Best Free Mega Web Browser



The selection of web browsers has become more bewildering due to the proliferation of browsers and the increased frequency of browser updates. What will make it easier to choose between them is to be aware of four conditions: popularity, web engines, key features and performance. Read more about these conditions on how to select a browser at the end of this page.

Your final choice will probably be decided by which one you prefer subjectively rather than by objectively comparing feature by feature. It is relatively easy to switch web browsers provided that you are not dependent upon unique features or specific add-ons. I suggest that you install more than one web browser so you have an alternative if you strike any problems with your preferred browser.

This page covers Mega Browsers. You might want to check out our reviews on Lightweight Browsers and Specialised Browsers.


Rated Products

Google Chrome  

The most popular, fastest, secure and standards-compliant browser

Our Rating: 
License: Free
Supports multiple operating systems, frequent & silent updates, built-in flash and pdf viewer, large selection of extensions, cloud printing, now has a 64-bit Windows version.
Getting slower, newer version has some backward software compatibility.
Read full review...

Mozilla Firefox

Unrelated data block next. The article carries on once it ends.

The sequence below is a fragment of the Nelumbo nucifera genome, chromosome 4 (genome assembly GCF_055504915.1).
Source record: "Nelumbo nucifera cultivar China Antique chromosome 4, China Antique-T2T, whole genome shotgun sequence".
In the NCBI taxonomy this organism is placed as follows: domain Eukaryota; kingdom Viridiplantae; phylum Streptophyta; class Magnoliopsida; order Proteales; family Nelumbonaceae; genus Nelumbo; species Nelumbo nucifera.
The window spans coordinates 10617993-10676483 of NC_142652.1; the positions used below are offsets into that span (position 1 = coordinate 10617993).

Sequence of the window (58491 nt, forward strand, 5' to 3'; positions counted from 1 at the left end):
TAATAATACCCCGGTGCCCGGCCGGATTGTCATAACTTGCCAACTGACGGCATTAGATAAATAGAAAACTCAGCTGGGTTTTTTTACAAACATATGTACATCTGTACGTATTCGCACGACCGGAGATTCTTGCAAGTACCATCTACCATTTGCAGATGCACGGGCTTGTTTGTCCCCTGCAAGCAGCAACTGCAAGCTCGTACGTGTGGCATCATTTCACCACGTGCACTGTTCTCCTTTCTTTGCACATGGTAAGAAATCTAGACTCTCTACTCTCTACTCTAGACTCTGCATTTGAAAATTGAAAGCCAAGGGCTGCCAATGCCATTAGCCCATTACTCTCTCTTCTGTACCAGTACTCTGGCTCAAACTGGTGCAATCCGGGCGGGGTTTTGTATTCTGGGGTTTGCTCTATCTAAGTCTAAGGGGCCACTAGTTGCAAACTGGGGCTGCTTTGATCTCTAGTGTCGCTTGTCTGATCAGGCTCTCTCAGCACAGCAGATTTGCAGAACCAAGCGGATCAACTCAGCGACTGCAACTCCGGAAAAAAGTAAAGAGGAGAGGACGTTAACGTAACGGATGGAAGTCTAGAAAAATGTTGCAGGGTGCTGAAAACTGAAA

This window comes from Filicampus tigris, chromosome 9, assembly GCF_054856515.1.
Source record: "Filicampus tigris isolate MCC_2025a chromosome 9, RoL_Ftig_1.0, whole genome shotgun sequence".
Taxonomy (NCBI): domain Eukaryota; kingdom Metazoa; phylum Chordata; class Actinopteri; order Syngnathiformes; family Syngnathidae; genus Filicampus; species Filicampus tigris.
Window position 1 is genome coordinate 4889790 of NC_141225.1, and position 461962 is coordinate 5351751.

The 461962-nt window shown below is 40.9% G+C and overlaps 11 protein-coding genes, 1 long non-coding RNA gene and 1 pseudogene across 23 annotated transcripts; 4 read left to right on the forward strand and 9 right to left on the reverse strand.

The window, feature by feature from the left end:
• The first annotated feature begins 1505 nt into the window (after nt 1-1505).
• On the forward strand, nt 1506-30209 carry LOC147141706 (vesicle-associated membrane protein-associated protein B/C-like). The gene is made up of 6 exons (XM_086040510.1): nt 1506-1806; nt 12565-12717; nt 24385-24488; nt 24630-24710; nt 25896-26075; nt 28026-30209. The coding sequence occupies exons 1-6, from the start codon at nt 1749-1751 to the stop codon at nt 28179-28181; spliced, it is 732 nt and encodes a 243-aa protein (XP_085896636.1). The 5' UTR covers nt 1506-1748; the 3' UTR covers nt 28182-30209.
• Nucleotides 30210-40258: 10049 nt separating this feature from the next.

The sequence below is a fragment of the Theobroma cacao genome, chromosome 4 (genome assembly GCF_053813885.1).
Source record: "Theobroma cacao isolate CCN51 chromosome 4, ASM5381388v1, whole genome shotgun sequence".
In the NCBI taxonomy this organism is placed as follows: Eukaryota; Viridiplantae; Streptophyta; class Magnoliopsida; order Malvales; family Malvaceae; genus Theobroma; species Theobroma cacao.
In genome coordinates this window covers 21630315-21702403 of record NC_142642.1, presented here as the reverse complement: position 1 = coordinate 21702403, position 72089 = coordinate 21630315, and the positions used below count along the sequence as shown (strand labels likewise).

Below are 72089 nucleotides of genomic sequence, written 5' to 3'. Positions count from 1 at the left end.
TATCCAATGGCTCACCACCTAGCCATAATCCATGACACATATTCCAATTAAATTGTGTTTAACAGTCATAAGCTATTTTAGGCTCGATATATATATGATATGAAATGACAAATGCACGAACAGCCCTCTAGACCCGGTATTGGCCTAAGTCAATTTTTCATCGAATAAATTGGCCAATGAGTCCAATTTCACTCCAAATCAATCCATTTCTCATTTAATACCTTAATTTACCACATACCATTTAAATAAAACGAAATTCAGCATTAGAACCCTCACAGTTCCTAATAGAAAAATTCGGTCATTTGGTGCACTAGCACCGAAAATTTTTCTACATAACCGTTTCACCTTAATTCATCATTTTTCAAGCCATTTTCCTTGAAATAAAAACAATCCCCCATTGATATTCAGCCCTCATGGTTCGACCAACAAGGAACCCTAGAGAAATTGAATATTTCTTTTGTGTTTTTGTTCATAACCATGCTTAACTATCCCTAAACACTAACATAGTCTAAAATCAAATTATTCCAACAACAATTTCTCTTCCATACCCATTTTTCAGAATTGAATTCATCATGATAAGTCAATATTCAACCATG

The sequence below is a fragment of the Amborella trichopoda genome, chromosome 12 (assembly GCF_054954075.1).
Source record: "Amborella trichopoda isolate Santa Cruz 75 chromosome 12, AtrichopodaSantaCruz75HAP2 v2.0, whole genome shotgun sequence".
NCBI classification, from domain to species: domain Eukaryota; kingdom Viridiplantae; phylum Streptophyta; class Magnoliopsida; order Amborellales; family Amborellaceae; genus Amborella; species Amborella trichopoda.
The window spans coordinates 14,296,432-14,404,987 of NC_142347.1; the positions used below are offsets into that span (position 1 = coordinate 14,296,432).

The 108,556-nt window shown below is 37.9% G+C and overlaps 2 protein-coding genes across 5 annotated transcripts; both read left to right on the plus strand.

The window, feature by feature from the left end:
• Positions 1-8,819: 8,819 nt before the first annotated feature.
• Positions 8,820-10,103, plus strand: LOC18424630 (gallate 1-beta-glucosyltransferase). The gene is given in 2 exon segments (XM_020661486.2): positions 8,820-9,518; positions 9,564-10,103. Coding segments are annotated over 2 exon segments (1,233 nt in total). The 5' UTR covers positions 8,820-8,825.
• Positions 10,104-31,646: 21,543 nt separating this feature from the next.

A popular open-source web browser well-known for its add-ons

Our Rating: 
License: Free (Open source)
Simplified interface, competitively fast, broad cross platform support, very secure, sync & panoramas, thousands of add-ons, excellent website compatibility, large developer community.
Doesn't play well with Adobe Flash Player.
Read full review...

Internet Explorer  

The oldest mega browser bundled with Windows

Our Rating: 
License: Free
Amazing speed, minimalistic interface, pinned sites, improved web standard compliance, download manager with malware protection, tracking protection, hardware acceleration, good OS integration.
Tab handling not as good as others, limited extension support, not as cloud friendly, no cross platform syncing, Windows only.
Read full review...


A refreshing web browser that is fast and efficient

Our Rating: 
License: Free
Fast, feature rich, cross platform support, tab stacking, web standard compliant, built in mail & torrent client, extension & themes support, visual tabs & mouse gestures, Opera turbo, account syncing.
Limited Extension gallery, key features layered in extensive menus.